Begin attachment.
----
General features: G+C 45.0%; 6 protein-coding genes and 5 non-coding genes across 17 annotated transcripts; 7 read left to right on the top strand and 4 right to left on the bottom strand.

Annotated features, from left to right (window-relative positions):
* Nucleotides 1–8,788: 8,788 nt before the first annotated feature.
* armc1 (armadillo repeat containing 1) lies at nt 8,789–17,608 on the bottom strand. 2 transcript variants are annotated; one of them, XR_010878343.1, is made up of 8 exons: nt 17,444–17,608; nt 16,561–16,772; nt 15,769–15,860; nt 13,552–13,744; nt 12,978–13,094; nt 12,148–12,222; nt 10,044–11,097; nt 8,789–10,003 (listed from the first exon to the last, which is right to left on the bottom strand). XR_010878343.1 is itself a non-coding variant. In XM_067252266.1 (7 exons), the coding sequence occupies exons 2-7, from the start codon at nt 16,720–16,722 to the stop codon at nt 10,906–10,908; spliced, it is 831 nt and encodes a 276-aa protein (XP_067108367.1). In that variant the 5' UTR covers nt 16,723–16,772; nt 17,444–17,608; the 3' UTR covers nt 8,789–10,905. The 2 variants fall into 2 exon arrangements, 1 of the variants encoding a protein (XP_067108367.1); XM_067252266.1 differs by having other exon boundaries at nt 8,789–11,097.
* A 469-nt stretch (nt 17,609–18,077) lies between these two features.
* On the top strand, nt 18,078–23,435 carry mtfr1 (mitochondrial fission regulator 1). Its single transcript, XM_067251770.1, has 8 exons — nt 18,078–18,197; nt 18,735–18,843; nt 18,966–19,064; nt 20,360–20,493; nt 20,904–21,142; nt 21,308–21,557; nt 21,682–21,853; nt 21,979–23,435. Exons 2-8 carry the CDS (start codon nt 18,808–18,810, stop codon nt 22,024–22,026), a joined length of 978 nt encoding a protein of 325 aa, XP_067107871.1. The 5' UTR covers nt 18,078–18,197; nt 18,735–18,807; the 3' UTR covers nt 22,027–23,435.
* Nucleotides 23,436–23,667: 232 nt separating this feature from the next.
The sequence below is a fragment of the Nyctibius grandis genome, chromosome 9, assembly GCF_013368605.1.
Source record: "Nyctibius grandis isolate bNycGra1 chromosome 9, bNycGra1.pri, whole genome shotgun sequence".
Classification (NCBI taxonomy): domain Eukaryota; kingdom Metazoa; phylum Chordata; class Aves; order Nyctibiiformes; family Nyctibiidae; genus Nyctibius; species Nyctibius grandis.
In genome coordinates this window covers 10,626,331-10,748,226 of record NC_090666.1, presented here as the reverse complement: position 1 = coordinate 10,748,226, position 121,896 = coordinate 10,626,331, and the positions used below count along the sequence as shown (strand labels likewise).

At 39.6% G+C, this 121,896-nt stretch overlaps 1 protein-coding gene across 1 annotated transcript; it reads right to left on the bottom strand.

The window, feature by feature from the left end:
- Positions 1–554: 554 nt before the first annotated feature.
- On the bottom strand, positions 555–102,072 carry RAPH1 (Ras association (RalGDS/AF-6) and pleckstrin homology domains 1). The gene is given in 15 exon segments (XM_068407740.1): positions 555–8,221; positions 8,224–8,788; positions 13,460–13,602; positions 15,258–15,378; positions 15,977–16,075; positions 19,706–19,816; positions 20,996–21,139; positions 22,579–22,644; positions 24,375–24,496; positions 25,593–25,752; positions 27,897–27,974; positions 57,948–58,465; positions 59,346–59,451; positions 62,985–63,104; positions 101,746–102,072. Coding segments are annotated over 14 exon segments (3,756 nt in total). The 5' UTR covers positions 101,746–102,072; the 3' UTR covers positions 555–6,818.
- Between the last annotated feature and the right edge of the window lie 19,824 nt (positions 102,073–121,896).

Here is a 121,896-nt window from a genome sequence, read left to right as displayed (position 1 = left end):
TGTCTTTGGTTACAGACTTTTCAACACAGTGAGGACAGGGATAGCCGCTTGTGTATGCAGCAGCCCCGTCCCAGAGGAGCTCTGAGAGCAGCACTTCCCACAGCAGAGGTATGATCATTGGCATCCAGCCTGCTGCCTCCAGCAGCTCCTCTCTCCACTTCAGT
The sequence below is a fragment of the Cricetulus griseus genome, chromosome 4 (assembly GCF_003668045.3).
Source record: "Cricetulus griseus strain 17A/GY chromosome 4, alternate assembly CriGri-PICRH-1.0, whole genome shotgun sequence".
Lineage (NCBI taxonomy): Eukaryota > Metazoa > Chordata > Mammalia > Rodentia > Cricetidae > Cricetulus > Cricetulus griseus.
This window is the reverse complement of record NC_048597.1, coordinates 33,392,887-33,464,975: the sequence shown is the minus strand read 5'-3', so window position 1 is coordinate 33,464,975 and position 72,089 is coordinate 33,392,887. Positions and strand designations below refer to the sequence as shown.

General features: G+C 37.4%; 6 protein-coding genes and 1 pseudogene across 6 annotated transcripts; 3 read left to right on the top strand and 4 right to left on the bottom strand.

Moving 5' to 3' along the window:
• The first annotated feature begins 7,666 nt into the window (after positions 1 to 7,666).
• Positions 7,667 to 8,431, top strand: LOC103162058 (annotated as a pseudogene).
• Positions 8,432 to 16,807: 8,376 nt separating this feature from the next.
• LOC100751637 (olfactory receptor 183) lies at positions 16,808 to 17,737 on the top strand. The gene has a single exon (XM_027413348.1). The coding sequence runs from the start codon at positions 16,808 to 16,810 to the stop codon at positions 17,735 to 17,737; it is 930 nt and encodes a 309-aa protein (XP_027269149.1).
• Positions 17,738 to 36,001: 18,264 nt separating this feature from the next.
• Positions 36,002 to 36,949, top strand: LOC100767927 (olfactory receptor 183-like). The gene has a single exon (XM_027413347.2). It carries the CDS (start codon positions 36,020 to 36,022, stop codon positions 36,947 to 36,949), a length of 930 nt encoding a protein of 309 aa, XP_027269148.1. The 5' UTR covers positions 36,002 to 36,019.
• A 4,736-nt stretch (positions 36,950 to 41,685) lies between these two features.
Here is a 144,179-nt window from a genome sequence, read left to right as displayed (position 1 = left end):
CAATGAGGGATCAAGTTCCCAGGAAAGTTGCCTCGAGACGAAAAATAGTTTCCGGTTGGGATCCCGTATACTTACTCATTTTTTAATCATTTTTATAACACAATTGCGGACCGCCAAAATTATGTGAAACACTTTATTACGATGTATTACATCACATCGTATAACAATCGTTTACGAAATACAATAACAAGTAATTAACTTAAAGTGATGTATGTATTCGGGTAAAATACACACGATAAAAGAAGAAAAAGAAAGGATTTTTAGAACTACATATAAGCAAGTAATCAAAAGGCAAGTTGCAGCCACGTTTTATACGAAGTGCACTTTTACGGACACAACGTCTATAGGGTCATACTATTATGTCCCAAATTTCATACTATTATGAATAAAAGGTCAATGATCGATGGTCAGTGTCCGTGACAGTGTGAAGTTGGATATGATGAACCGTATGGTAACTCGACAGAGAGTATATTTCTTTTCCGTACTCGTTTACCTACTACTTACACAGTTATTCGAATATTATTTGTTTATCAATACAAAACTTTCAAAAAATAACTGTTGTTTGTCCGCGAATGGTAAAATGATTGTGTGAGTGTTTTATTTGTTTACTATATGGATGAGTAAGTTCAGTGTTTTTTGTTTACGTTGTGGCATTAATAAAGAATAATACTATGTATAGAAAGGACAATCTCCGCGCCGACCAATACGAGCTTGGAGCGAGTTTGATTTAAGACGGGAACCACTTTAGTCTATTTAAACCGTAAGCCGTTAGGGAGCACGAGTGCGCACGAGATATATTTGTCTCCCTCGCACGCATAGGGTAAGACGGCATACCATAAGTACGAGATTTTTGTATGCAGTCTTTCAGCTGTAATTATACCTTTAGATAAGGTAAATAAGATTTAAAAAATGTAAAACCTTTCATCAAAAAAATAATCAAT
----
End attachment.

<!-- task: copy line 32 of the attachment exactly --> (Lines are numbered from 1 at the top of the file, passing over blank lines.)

Here is a 144,179-nt window from a genome sequence, read left to right as displayed (position 1 = left end):